Quite literally, the Islamic term "Allah" translates as "god," but Allah and the Christian God are not the same deity.
Wheaton College suspended professor Larycia Hawkins for making the bold claims, but the action brought the discussions of "Chrislam" to the forefront of American religious dialogue.
"To affirm this truth (of the true Christian God) is not to argue that non-Christians, our Muslim neighbors included, know nothing true about God or to deny that the three major monotheistic religions — Judaism, Christianity and Islam — share some major theological beliefs," writes Albert Mohler, the president of the Southern Baptist Theological Seminary.
"All three religions affirm that there is only one God and that he has spoken to us by divine revelation. All three religions point to what each claims to be revealed scriptures," he continues. "Historically, Jews and Christians and Muslims have affirmed many points of agreement on moral teachings. All three theological worldviews hold to a linear view of history, unlike many Asian worldviews that believe in a circular view of history."
However, that is where the comparison ends, Mohler writes, saying there is no genetic link between Christianity and Islam.
Christians believe that Jesus Christ is the Son of God, born to a virgin to fulfill God's promises. He was crucified, resurrected and will return once more. Jesus is one of three in the trinity, therefore, He is God, as well.
In Islam, Mohler writes, to believe this would be blasphemy to Allah.
"Hard times come with hard questions, and our cultural context exerts enormous pressure on Christians to affirm common ground at the expense of theological differences. But the cost of getting this question wrong is the loss of the Gospel," Mohler writes. "Christians affirm the image of God in every single human being and we must obey Christ as we love all people everywhere as our neighbor. Love of neighbor also demands that we tell our neighbor the truth concerning Christ as the only way to truly know the Father."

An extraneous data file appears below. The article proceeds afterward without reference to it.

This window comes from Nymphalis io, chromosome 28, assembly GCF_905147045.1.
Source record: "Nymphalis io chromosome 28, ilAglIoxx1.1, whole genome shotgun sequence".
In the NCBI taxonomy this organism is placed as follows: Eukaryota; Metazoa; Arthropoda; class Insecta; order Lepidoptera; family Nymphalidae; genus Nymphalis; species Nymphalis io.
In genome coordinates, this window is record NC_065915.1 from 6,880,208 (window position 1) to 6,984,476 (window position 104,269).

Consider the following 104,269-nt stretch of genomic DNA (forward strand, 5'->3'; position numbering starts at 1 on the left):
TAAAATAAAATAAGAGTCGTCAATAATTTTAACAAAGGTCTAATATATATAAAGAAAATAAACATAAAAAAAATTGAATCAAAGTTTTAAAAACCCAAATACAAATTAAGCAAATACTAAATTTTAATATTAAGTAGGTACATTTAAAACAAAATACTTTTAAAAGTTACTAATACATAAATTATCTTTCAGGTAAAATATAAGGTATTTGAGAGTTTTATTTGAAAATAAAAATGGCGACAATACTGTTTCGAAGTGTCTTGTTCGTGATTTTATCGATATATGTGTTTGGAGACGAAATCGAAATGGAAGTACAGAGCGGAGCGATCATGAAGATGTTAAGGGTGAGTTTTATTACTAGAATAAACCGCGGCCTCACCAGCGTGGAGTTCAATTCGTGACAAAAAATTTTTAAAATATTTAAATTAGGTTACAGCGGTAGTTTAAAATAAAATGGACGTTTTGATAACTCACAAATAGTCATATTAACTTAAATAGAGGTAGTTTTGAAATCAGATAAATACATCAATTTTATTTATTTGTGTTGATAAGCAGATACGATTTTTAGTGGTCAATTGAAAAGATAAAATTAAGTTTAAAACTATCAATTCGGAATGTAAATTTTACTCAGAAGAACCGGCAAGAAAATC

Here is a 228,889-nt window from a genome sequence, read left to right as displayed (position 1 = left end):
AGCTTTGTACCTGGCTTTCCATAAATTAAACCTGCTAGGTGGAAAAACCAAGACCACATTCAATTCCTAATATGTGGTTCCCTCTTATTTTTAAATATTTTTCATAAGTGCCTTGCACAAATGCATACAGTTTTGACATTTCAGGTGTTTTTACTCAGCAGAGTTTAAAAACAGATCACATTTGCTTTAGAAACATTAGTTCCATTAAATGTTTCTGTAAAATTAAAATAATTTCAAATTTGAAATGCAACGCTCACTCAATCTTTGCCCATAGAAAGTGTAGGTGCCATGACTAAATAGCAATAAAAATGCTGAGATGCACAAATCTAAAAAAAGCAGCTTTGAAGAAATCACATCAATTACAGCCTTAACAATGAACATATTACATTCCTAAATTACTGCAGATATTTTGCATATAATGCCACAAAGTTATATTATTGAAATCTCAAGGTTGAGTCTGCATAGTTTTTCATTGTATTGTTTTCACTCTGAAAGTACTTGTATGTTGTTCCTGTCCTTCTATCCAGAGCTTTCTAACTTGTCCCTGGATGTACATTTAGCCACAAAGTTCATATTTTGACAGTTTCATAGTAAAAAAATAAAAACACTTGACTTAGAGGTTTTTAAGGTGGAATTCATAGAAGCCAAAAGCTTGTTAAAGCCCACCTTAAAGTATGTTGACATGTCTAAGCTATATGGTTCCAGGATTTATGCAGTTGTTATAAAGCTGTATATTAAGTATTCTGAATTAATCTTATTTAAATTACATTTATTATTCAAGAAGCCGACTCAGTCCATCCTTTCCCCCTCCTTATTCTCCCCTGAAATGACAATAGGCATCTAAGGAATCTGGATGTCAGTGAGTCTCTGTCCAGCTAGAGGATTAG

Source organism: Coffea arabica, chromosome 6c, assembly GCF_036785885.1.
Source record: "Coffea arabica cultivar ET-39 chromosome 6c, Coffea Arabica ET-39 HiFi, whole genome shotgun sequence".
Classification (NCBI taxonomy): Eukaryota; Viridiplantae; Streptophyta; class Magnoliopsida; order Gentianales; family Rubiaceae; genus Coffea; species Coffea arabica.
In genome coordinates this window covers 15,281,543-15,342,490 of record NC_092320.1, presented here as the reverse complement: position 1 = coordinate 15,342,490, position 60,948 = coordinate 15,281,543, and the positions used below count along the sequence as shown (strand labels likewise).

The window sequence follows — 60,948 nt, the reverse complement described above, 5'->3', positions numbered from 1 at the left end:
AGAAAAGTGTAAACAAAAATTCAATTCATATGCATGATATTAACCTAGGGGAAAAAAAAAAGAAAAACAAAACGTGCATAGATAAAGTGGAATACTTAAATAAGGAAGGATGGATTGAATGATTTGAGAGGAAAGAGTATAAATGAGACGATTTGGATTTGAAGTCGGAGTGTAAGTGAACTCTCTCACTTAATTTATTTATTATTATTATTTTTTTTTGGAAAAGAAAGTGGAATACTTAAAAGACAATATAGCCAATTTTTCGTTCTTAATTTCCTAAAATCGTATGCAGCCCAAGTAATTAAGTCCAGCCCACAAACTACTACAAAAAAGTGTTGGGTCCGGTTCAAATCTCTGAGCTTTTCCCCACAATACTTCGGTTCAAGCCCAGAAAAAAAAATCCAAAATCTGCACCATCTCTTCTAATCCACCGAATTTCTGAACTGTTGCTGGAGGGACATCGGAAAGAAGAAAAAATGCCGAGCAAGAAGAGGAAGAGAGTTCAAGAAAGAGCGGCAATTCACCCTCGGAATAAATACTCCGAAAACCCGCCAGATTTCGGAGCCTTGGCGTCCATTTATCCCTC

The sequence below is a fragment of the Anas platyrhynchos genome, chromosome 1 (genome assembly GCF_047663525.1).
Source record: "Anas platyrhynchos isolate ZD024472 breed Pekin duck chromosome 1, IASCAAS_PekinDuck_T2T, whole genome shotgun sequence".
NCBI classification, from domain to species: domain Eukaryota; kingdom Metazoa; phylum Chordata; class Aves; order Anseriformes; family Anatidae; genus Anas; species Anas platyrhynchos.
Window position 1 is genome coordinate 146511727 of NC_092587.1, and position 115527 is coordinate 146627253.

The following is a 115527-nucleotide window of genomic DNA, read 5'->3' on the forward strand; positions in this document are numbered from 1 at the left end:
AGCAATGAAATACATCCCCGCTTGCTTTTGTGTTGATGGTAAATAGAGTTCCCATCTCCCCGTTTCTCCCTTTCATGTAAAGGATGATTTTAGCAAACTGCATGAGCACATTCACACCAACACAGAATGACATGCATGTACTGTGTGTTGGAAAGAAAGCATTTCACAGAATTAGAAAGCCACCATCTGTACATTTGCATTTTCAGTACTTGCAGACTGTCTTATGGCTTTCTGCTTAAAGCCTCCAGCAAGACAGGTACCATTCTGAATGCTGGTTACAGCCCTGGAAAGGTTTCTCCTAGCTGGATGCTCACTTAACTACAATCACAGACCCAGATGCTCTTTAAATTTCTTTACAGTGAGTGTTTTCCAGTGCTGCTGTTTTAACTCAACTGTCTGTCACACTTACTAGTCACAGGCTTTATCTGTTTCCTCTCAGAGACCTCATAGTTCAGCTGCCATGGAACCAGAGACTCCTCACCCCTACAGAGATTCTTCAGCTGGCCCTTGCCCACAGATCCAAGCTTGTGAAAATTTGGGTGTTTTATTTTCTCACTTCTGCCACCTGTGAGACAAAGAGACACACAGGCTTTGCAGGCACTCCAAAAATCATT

The debate rages on, however, dividing the religious community as many promote "tolerance" as the answer.
"But we ought to focus now on how that principle of religious tolerance extends liberties to the professor and to the school," writes The Chicago Tribune's editorial board. "Remember that this tolerance protects a fragile freedom. It is rooted less in fear of institutions imposing their beliefs on individuals than on bloody histories of governments dictating which institutions can even exist. Here, we give the individual and the institution wide latitude in the religious realm. Even when it's infuriating or frustrating or just goes against our grain, at our best we're consistently ... tolerant."
Even Pope Francis has claimed Muslims and Christians are "brothers and sisters."
After terrorist attacks around the world, millions gathered for "interfaith" services.
And at Washington's National Cathedral, interfaith leaders gather frequently to pray together to emphasizing moving "beyond tolerance."
But these moves for "tolerance" and promotion that Christianity and Islam are fundamentally the same astounds many, including prominent evangelist Franklin Graham.
"Can you believe this Wheaton College professor who says she's going to wear a hijab for the holidays this year to show solidarity with Islam? Shame on her!" Graham posted on Facebook recently. "She said that Muslims and Christians worship the same God. Well she is absolutely wrong—she obviously doesn't know her Bible and she doesn't know Islam."
To promote the two as the same would doom America to ignore the truth of the gospel.
"We must also understand that the most basic issue is the one Jesus answered with absolute clarity. One cannot deny the Son and truly worship the Father. There is no question that the Muslim is our neighbor, but there is no way to remain faithful to Scripture and the gospel and then claim that Christians and Muslims worship the same God," Mohler writes.
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